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Oscar Pistorius cries at his first trial. Image courtesy of theguardian.com

Oscar Pistorius cannot afford a new trial

The state has called for Pistorius to be tried again, as they believe that the court got it wrong when they cleared him of murder.

The former Paralympic athlete has said that he cannot afford a new trial in the case of his girlfriend, Reeva Steenkamp’s death.

Pistorius’s lawyer Barry Roux has argued against it. In papers filed with the South Africa’s Supreme Court of Appeal, Roux argues that the process would be far too long and complex.

He explained that the intense scrutiny that the first trail received would “contaminate and confuse” both the objectivity and reliability of another hearing. Further explaining that Pistorius could not afford the expense of another trial as his “financial ability” to pay for a second hearing is “non-existent”.

Mr Roux also argued that Pistorius could fall foul of double jeopardy, as he would be charged with murder again based on the exact same evidence despite the fact that he has already been acquitted.

The papers have been filed following the State arguing that Pistorius should have been found guilty of murder as oppose to the lesser charge of culpable homicide. The main point of contention was that the Pretoria High Court Judge, Thokozile Masipa, applied the principle of dolus eventualis when reaching her verdict, which the court believes was an incorrect decision.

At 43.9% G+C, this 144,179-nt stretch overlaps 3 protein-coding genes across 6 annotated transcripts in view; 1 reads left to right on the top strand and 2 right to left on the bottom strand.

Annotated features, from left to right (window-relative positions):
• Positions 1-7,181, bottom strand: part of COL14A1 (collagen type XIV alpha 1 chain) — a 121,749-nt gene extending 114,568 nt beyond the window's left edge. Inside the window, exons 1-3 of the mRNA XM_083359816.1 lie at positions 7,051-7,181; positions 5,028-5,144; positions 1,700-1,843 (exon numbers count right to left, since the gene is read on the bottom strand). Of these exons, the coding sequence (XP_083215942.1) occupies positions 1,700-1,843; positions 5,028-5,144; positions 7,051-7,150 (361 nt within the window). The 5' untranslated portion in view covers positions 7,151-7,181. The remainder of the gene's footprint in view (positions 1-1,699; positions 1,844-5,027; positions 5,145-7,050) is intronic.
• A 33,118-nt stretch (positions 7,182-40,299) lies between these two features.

Judge Masipa granted the State leave to appeal in December 2014, acknowledging that her verdict was based upon her own interpretation of the law.

Pistorius’s lawyer Roux further argued that the States appeal for a second hearing was an attack on Masipa’s verdict that Pistorius did not intentionally kill Ms Steenkamp. Roux is adamant that the state are not allowed to penalise his client because they disagree with the Judge’s method.

It is expected that the Court of Appeal will consider the matter in November.

Model and reality TV star, Reeva Steenkamp, died in Pistorius’s Pretoria home after he fired four shots through the door of the bathroom she was in, on St Valentines Day, 2013.

In the trial Pistorius said he’d believed there was an intruder in his home, and that he had assumed that his girlfriend was in the bedroom when he fired the shots.

The judge accepted Pistorius’s account of the events and chose to clear him of murder, instead finding him guilty of culpable homicide, and handing him a five-year jail sentence.

He was also given an additional three-year sentence for firing a gun in a restaurant which has been suspended for five years.

On Friday the parole review board were expected to meet and discuss whether Pistorius would be eligible to serve the rest of his sentence under house arrest.

Pistorius was due to be released on August 21, but Justice Minister Michael Masutha has said that the board acted rather prematurely when setting the date.

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